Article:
Now I come to a sixth point. Although a ruler cannot suppress all sins or reform his subjects as much as he would, yet he can exert every possible effort to reach this goal. And when he has done this, and his subjects will not follow his lead, he will nonetheless have his reward from God. For God rewards the intention, even when the deed itself cannot be accomplished, which is the case here. Take the following example. When a Muslim woman goes to the bathhouse, the bath attendant cleans and washes her, and though she does not thereby become white, the attendant must nonetheless be paid. A good ruler, a good shepherd, helps one to lead a good life. When, therefore, one gets a good ruler, a good shepherd, a good bishop, or a good pastor, one should loyally pray for him. It is thus the custom of the holy Church that one prays for the pope, for the bishop, for the king, for the whole city council. Many heedless laymen despise such prayers, saying, "God will give the bishop good counsel anyhow. What business is it of mine, what concern of mine are they, that I should pray for them?" Oh, it is very much your business. How does the captain of ship affect the passengers? If a passenger on a ship tries to kill the captain, the others in the ship all run to help him. Otherwise, if he is thrown overboard or knifed to death, no one will control the ship, and it will sink. Therefore, our holiness depends on our leaders, the holy bishopric depends on the bishop, the city's holiness depends on the city council. When they rule well, wisely, and justly, that is the very best for us.
Now I come to a seventh point. You say, “if the ruler cannot reform a convent, a religious foundation, etc., should he not punish the wickedness he sees?” I say, yes, he should punish it vigorously, but in moderation and with caution. Punishment requires precision, as the saying goes. It is thus not necessary to go to extremes. Emperor Sigismund had a saying, "He who cannot look aside, cannot rule."* Punishment should be employed, when it can do some good, but if greater harm will arise from punishment than the good achieved, no punishment should be employed. If a ruler sees that punishment will make the criminal more obdurate and wicked, he should not punish the man, but he should let the criminal know that he, the ruler, is aware of the situation. It may happen that if he does not punish, greater evil will result when the other people, and the criminal, too, grow even worse and more lawless, when they see that they will not be punished. Then punishment should indeed be employed. Even if the person punished is not thereby improved, the moderation of the punishment will generally prevent even greater harm.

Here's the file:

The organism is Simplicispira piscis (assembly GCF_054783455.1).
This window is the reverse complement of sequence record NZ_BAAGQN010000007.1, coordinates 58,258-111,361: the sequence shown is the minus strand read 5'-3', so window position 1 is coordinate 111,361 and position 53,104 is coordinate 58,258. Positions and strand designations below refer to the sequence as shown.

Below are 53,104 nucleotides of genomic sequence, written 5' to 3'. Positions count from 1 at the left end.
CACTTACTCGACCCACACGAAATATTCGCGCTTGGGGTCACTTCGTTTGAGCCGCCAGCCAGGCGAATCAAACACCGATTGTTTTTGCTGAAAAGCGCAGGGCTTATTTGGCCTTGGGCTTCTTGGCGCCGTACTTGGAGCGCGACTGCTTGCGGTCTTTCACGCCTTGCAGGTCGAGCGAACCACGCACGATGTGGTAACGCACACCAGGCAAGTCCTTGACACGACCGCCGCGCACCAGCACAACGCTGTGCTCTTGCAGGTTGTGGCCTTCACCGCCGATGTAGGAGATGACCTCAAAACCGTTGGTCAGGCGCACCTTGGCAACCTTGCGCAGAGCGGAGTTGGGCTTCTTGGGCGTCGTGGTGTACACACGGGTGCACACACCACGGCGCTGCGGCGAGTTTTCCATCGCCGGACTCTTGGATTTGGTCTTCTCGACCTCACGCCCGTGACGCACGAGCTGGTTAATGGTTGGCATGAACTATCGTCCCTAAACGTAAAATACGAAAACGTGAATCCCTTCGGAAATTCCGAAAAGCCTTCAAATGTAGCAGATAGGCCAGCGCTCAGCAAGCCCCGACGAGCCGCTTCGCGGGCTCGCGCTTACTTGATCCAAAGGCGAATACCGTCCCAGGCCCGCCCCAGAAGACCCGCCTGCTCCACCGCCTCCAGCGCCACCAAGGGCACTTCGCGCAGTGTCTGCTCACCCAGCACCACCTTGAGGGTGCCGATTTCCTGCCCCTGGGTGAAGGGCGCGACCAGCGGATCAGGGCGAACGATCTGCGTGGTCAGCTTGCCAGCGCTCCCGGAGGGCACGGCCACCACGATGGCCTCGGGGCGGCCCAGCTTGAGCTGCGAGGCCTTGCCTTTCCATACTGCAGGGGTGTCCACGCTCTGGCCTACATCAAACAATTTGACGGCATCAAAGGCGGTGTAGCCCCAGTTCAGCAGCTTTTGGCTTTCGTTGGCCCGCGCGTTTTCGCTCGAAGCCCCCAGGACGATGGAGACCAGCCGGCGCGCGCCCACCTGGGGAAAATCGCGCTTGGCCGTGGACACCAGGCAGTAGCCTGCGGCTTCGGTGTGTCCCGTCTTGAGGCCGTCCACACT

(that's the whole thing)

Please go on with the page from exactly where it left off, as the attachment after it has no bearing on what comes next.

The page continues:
* “Nescit regere qui nescit dissimulare” – trans.
Source of original German text: Johannes Geiler von Kaysersberg, Die Emeis [The Ants], in Quellen zur Reformation 1517-1555, edited by Ruth Kastner. Darmstadt: WBG, 1994, pp. 31-36.
Translation: Thomas A. Brady Jr.